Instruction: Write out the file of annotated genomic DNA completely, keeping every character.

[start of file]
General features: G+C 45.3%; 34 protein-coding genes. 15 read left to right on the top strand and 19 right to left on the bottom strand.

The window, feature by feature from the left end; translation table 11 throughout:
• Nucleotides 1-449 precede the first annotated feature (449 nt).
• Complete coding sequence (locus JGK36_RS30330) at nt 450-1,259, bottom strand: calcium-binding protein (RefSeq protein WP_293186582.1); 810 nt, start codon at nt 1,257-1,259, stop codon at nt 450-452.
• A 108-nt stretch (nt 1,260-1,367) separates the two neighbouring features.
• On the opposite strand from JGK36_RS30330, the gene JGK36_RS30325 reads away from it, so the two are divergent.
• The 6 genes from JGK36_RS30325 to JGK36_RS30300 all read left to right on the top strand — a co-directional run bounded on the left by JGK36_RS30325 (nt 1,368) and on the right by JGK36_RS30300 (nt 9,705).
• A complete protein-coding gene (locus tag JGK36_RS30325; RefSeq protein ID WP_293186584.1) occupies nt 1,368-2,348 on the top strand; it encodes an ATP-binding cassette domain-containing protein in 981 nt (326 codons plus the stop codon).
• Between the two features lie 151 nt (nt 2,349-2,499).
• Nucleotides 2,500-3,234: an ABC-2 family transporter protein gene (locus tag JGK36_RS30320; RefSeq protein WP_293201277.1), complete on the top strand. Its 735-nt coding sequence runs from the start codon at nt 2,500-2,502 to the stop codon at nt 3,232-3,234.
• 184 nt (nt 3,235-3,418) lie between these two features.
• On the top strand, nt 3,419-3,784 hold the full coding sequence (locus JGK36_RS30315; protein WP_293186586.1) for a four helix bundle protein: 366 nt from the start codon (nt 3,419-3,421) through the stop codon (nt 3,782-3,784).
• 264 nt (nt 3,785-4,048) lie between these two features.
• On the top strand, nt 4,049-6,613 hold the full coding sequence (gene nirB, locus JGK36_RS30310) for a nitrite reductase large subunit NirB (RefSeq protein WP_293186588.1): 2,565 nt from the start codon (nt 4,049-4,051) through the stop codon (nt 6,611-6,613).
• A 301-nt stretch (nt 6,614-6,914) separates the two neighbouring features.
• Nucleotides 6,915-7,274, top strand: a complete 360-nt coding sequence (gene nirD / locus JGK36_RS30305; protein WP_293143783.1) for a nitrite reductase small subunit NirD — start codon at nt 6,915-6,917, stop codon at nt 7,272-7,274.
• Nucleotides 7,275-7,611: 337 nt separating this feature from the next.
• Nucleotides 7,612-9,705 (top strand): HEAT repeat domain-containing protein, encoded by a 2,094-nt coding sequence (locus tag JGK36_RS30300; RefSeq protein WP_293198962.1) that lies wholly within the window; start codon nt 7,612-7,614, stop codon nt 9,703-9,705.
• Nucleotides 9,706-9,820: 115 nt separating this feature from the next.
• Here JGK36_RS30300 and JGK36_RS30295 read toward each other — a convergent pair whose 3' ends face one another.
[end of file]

General features: G+C 45.3%; 34 protein-coding genes. 15 read left to right on the top strand and 19 right to left on the bottom strand.

The window, feature by feature from the left end; translation table 11 throughout:
• Nucleotides 1-449 precede the first annotated feature (449 nt).
• Complete coding sequence (locus JGK36_RS30330) at nt 450-1,259, bottom strand: calcium-binding protein (RefSeq protein WP_293186582.1); 810 nt, start codon at nt 1,257-1,259, stop codon at nt 450-452.
• A 108-nt stretch (nt 1,260-1,367) separates the two neighbouring features.
• On the opposite strand from JGK36_RS30330, the gene JGK36_RS30325 reads away from it, so the two are divergent.
• The 6 genes from JGK36_RS30325 to JGK36_RS30300 all read left to right on the top strand — a co-directional run bounded on the left by JGK36_RS30325 (nt 1,368) and on the right by JGK36_RS30300 (nt 9,705).
• A complete protein-coding gene (locus tag JGK36_RS30325; RefSeq protein ID WP_293186584.1) occupies nt 1,368-2,348 on the top strand; it encodes an ATP-binding cassette domain-containing protein in 981 nt (326 codons plus the stop codon).
• Between the two features lie 151 nt (nt 2,349-2,499).
• Nucleotides 2,500-3,234: an ABC-2 family transporter protein gene (locus tag JGK36_RS30320; RefSeq protein WP_293201277.1), complete on the top strand. Its 735-nt coding sequence runs from the start codon at nt 2,500-2,502 to the stop codon at nt 3,232-3,234.
• 184 nt (nt 3,235-3,418) lie between these two features.
• On the top strand, nt 3,419-3,784 hold the full coding sequence (locus JGK36_RS30315; protein WP_293186586.1) for a four helix bundle protein: 366 nt from the start codon (nt 3,419-3,421) through the stop codon (nt 3,782-3,784).
• 264 nt (nt 3,785-4,048) lie between these two features.
• On the top strand, nt 4,049-6,613 hold the full coding sequence (gene nirB, locus JGK36_RS30310) for a nitrite reductase large subunit NirB (RefSeq protein WP_293186588.1): 2,565 nt from the start codon (nt 4,049-4,051) through the stop codon (nt 6,611-6,613).
• A 301-nt stretch (nt 6,614-6,914) separates the two neighbouring features.
• Nucleotides 6,915-7,274, top strand: a complete 360-nt coding sequence (gene nirD / locus JGK36_RS30305; protein WP_293143783.1) for a nitrite reductase small subunit NirD — start codon at nt 6,915-6,917, stop codon at nt 7,272-7,274.
• Nucleotides 7,275-7,611: 337 nt separating this feature from the next.
• Nucleotides 7,612-9,705 (top strand): HEAT repeat domain-containing protein, encoded by a 2,094-nt coding sequence (locus tag JGK36_RS30300; RefSeq protein WP_293198962.1) that lies wholly within the window; start codon nt 7,612-7,614, stop codon nt 9,703-9,705.
• Nucleotides 9,706-9,820: 115 nt separating this feature from the next.
• Here JGK36_RS30300 and JGK36_RS30295 read toward each other — a convergent pair whose 3' ends face one another.